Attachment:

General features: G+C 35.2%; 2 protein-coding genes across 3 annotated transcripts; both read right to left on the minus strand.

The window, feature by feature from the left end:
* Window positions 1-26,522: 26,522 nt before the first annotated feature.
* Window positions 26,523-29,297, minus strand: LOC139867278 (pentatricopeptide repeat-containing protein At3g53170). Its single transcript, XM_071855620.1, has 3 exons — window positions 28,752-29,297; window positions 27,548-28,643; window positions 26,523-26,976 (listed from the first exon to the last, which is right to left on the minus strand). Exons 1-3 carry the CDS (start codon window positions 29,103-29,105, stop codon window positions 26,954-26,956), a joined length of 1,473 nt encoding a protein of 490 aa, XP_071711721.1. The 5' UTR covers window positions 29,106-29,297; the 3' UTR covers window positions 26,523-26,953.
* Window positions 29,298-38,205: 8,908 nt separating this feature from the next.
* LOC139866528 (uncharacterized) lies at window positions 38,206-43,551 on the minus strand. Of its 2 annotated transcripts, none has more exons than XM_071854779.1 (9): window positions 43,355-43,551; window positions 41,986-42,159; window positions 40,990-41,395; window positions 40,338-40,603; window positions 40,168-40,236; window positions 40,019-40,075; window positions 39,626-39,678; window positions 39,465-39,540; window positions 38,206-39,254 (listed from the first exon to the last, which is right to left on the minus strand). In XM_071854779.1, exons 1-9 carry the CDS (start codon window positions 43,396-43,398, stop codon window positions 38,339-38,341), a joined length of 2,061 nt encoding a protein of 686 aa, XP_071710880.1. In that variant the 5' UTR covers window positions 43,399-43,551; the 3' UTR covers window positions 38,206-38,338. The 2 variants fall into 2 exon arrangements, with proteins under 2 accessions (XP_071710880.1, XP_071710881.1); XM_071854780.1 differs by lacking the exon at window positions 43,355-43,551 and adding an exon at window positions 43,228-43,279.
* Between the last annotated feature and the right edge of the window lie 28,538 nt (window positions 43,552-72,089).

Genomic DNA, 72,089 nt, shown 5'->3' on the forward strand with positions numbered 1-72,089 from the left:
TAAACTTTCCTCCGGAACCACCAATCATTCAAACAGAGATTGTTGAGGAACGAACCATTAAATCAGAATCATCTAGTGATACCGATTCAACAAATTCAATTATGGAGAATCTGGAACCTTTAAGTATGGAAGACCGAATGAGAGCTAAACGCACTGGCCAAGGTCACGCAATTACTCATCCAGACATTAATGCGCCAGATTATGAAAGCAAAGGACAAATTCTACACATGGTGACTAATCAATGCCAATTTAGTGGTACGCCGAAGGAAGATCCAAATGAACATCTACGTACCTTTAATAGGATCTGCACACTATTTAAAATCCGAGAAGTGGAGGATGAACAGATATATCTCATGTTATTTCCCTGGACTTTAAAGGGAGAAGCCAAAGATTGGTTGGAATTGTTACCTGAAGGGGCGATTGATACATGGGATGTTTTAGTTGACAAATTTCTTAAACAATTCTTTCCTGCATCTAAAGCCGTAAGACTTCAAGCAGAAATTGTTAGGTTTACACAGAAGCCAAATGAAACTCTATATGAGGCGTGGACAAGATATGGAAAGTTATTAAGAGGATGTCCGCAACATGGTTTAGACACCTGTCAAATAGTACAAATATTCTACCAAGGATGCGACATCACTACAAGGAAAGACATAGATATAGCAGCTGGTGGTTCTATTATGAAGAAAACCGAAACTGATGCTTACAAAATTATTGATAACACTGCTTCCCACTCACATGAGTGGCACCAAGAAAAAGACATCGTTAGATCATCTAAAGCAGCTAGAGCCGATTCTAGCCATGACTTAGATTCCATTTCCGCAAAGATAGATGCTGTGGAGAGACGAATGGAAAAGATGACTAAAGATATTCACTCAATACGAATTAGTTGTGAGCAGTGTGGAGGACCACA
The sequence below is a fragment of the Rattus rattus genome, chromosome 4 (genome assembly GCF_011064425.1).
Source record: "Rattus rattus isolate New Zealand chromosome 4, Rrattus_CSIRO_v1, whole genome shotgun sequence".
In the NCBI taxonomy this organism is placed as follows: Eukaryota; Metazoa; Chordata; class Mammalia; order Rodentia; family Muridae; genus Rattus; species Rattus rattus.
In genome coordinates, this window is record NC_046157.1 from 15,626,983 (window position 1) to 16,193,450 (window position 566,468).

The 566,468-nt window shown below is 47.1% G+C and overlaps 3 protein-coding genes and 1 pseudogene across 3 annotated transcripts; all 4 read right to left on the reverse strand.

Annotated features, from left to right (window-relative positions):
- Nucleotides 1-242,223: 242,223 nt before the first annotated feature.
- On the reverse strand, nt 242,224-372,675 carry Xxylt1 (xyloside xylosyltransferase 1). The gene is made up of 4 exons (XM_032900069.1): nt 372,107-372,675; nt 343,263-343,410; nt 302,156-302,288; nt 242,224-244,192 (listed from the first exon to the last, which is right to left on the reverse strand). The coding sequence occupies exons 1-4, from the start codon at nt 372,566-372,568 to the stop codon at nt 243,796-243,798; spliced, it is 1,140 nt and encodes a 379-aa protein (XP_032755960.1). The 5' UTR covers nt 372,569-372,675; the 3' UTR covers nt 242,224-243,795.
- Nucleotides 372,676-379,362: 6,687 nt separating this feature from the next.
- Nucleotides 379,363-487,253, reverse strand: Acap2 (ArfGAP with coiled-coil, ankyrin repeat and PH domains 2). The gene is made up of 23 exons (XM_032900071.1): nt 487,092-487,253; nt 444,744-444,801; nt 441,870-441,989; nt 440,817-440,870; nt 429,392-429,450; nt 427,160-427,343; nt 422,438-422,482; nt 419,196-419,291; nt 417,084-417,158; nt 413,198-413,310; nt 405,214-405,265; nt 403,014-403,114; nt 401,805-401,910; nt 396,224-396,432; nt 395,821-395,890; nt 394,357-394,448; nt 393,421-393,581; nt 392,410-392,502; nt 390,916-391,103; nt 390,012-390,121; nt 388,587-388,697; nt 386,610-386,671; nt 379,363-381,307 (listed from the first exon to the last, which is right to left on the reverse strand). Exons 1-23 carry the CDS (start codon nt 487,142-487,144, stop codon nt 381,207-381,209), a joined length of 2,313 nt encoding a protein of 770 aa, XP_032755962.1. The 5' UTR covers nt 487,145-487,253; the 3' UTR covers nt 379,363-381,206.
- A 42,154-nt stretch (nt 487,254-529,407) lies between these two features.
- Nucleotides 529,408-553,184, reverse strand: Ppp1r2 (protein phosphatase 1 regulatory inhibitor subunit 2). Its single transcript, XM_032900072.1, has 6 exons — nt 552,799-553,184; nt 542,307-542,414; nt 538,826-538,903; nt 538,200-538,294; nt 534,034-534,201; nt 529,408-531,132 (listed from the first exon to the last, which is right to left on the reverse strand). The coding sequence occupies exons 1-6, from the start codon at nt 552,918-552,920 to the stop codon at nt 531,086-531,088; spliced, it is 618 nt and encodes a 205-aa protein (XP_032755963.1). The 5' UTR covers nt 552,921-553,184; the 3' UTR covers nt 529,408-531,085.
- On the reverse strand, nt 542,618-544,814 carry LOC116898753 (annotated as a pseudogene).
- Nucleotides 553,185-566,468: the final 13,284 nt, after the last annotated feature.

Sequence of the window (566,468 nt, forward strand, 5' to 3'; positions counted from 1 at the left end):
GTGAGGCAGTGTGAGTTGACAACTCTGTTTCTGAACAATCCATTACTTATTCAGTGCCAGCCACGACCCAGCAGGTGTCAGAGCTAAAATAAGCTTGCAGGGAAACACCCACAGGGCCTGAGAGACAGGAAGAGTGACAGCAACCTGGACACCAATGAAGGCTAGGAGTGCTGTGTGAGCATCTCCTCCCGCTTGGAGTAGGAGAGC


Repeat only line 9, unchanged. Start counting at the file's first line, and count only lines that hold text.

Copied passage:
TAAACTTTCCTCCGGAACCACCAATCATTCAAACAGAGATTGTTGAGGAACGAACCATTAAATCAGAATCATCTAGTGATACCGATTCAACAAATTCAATTATGGAGAATCTGGAACCTTTAAGTATGGAAGACCGAATGAGAGCTAAACGCACTGGCCAAGGTCACGCAATTACTCATCCAGACATTAATGCGCCAGATTATGAAAGCAAAGGACAAATTCTACACATGGTGACTAATCAATGCCAATTTAGTGGTACGCCGAAGGAAGATCCAAATGAACATCTACGTACCTTTAATAGGATCTGCACACTATTTAAAATCCGAGAAGTGGAGGATGAACAGATATATCTCATGTTATTTCCCTGGACTTTAAAGGGAGAAGCCAAAGATTGGTTGGAATTGTTACCTGAAGGGGCGATTGATACATGGGATGTTTTAGTTGACAAATTTCTTAAACAATTCTTTCCTGCATCTAAAGCCGTAAGACTTCAAGCAGAAATTGTTAGGTTTACACAGAAGCCAAATGAAACTCTATATGAGGCGTGGACAAGATATGGAAAGTTATTAAGAGGATGTCCGCAACATGGTTTAGACACCTGTCAAATAGTACAAATATTCTACCAAGGATGCGACATCACTACAAGGAAAGACATAGATATAGCAGCTGGTGGTTCTATTATGAAGAAAACCGAAACTGATGCTTACAAAATTATTGATAACACTGCTTCCCACTCACATGAGTGGCACCAAGAAAAAGACATCGTTAGATCATCTAAAGCAGCTAGAGCCGATTCTAGCCATGACTTAGATTCCATTTCCGCAAAGATAGATGCTGTGGAGAGACGAATGGAAAAGATGACTAAAGATATTCACTCAATACGAATTAGTTGTGAGCAGTGTGGAGGACCACA